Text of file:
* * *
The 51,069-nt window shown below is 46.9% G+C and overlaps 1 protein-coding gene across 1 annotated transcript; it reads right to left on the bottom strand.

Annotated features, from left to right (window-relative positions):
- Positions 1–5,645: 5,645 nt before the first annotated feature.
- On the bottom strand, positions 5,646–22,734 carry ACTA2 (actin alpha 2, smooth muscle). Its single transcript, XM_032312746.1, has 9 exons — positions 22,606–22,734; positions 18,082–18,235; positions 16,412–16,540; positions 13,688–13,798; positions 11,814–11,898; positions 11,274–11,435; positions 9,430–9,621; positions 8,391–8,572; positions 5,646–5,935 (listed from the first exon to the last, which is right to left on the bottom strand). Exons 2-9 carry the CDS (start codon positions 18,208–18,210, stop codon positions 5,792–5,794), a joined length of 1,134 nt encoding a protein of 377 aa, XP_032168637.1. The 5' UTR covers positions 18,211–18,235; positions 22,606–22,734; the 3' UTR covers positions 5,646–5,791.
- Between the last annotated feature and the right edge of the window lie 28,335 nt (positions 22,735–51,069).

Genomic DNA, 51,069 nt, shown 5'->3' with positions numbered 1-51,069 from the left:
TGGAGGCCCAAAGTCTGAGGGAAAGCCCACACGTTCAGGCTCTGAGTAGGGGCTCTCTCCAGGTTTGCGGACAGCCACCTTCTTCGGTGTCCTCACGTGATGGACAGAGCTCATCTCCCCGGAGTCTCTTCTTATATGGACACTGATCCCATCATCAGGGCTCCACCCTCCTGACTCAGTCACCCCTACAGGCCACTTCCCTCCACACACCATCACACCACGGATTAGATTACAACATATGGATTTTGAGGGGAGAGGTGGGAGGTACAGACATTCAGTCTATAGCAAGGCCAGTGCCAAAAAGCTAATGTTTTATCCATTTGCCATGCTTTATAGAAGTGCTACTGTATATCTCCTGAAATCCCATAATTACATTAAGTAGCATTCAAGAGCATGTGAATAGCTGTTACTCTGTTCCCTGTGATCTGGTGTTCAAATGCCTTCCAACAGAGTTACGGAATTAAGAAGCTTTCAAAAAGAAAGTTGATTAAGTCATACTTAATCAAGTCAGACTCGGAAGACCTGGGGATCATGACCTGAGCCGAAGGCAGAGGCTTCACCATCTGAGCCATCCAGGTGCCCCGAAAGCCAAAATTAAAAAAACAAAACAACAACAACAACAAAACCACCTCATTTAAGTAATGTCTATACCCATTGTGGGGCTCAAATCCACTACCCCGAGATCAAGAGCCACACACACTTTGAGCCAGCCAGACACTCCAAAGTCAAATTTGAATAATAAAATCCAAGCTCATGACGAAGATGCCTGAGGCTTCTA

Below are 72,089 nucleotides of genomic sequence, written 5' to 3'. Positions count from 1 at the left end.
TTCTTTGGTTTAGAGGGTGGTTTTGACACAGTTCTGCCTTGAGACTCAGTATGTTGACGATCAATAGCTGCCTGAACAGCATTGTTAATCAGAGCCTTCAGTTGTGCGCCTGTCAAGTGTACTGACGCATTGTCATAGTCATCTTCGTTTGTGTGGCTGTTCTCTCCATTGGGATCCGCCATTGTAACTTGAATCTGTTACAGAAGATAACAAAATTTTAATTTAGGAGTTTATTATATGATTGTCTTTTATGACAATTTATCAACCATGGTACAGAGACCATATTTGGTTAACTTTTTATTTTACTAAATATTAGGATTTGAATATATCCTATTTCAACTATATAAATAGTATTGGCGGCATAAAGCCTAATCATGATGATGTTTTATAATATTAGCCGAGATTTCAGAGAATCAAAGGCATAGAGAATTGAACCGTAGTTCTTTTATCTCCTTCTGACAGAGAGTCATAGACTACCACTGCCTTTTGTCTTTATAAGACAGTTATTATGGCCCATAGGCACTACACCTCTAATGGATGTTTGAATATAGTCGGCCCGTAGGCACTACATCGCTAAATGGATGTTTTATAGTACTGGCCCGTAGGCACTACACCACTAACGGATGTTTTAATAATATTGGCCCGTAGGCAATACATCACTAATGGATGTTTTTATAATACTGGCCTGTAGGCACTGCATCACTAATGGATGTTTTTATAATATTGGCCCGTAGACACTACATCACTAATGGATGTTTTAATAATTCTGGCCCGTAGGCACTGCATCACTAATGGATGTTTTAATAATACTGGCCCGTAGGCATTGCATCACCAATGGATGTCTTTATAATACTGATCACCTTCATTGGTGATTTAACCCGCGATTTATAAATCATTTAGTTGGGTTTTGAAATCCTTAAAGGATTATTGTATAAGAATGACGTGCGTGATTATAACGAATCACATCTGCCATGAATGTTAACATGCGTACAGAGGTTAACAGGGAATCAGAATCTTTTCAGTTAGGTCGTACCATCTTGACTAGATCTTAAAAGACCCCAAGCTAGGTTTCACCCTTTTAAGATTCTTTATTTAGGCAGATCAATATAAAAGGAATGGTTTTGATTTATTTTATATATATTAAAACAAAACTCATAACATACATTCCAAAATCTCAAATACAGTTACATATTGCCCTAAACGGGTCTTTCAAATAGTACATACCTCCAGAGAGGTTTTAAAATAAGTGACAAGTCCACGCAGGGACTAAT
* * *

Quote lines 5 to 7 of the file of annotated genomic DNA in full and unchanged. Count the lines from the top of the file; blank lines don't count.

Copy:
- Between the last annotated feature and the right edge of the window lie 28,335 nt (positions 22,735–51,069).

Genomic DNA, 51,069 nt, shown 5'->3' with positions numbered 1-51,069 from the left:
TGGAGGCCCAAAGTCTGAGGGAAAGCCCACACGTTCAGGCTCTGAGTAGGGGCTCTCTCCAGGTTTGCGGACAGCCACCTTCTTCGGTGTCCTCACGTGATGGACAGAGCTCATCTCCCCGGAGTCTCTTCTTATATGGACACTGATCCCATCATCAGGGCTCCACCCTCCTGACTCAGTCACCCCTACAGGCCACTTCCCTCCACACACCATCACACCACGGATTAGATTACAACATATGGATTTTGAGGGGAGAGGTGGGAGGTACAGACATTCAGTCTATAGCAAGGCCAGTGCCAAAAAGCTAATGTTTTATCCATTTGCCATGCTTTATAGAAGTGCTACTGTATATCTCCTGAAATCCCATAATTACATTAAGTAGCATTCAAGAGCATGTGAATAGCTGTTACTCTGTTCCCTGTGATCTGGTGTTCAAATGCCTTCCAACAGAGTTACGGAATTAAGAAGCTTTCAAAAAGAAAGTTGATTAAGTCATACTTAATCAAGTCAGACTCGGAAGACCTGGGGATCATGACCTGAGCCGAAGGCAGAGGCTTCACCATCTGAGCCATCCAGGTGCCCCGAAAGCCAAAATTAAAAAAACAAAACAACAACAACAACAAAACCACCTCATTTAAGTAATGTCTATACCCATTGTGGGGCTCAAATCCACTACCCCGAGATCAAGAGCCACACACACTTTGAGCCAGCCAGACACTCCAAAGTCAAATTTGAATAATAAAATCCAAGCTCATGACGAAGATGCCTGAGGCTTCTA